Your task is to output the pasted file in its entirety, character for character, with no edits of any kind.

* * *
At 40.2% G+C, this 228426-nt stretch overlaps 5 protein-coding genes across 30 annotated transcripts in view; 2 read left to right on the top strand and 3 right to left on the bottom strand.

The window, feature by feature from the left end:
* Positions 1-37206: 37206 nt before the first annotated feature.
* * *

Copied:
At 40.2% G+C, this 228426-nt stretch overlaps 5 protein-coding genes across 30 annotated transcripts in view; 2 read left to right on the top strand and 3 right to left on the bottom strand.

The window, feature by feature from the left end:
* Positions 1-37206: 37206 nt before the first annotated feature.